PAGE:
Though the 麻豆官网首页入口免费 administration in both parties for keeping protectionist trade policy, he also has important constituents who want to keep tariffs in place. At the start of his term, the U.S. steel industry, including its union workers, . In November 2023, Democratic senators Bob Casey Jr. and Sherrod Brown, both from Rust Belt states with many union workers, .

U.S. Trade Representative Katherine Tai was asked at where she agrees and differs with Trump鈥檚 former USTR Robert Lighthizer. She said they agree the U.S. has to 鈥渃hange [its] approach to trade,鈥 that she and Lighthizer 鈥渟hare a lot of the same diagnoses鈥 on the U.S.-China trade relationship, and that “one of the ways where Bob and I are most different is in rhetoric.鈥澛 聽While many economists and some policymakers in the past have emphasized the benefits of trade to American consumers, Tai and Lighthizer emphasize the risks that trade poses to American workers. For more on Tai鈥檚 views, .聽 For more on Lighthizer鈥檚 commentary, , or his 2023 book, 鈥.鈥

Who bears the cost of tariffs?

The burden of tariffs can fall on consumers (who may pay higher prices), on importers (who may absorb the cost by reducing their profits and not pass it along to consumers), on exporters (who may absorb the cost and accept lower net prices for their goods), or on some mix of those. Tariffs are often imposed on intermediate goods鈥攇oods that are used in the production of things that consumers buy鈥攁nd this can both erode producers鈥 profits (unless they find domestic substitutes for those inputs) and the prices they charge consumers. Which party bears the heaviest burden depends on the specific market.

found that U.S. consumers and firms bore the brunt of costs in the recent trade war, with some studies finding partial pass-through (the price increases, but not by as much as the tariff, hurting both importers and consumers), others finding almost complete pass-through (the price increases by the amount of the tariff), and a couple of cases of over-shifting (the price increases by more than the amount of the tariff). They did not find substantial evidence that foreign exporters absorbed the economic burden of the tariffs by lowering prices.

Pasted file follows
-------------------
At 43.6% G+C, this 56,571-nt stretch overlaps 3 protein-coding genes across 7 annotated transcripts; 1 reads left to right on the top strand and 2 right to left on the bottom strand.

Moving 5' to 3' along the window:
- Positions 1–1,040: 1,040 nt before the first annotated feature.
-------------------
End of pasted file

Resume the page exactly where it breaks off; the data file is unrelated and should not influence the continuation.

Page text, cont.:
What impact do tariffs have on economic growth?

The Congressional Budget Office (CBO) says that the effect of tariffs on output can be ambiguous. On the one hand, some consumers end up buying domestic goods instead of imported goods, and tariff revenues make more resources available for private investment by decreasing the national deficit. These factors increase GDP. On the other, the purchasing power of consumers goes down as goods are more expensive, retaliatory tariffs decrease exports, and some businesses delay new investments out of caution. These factors all decrease GDP.

On balance, that free trade (low tariffs) increases economic growth more than protectionist trade policy (high tariffs). Free trade allows producers with comparative advantage to get their products to the market cheaply and efficiently, and tariffs get in the way. Additionally, while tariffs may protect infant industries, they can also reduce competition, with adverse effects on an economy. In the 20th century, many developing countries put large tariffs on imported goods using a strategy called 鈥渋mport substitution鈥 to give a country鈥檚 domestic industries a leg up until they could compete with advanced countries. In practice, , as they never had to compete with better technology.

Today鈥檚 advocates of tariffs say that the textbook models don鈥檛 resemble reality because China, in particular, heavily subsidizes key industries and gives them an advantage of over American producers鈥攁nd could put them out of business altogether, giving China a monopoly.

What have been the economic effects of recent tariff policy?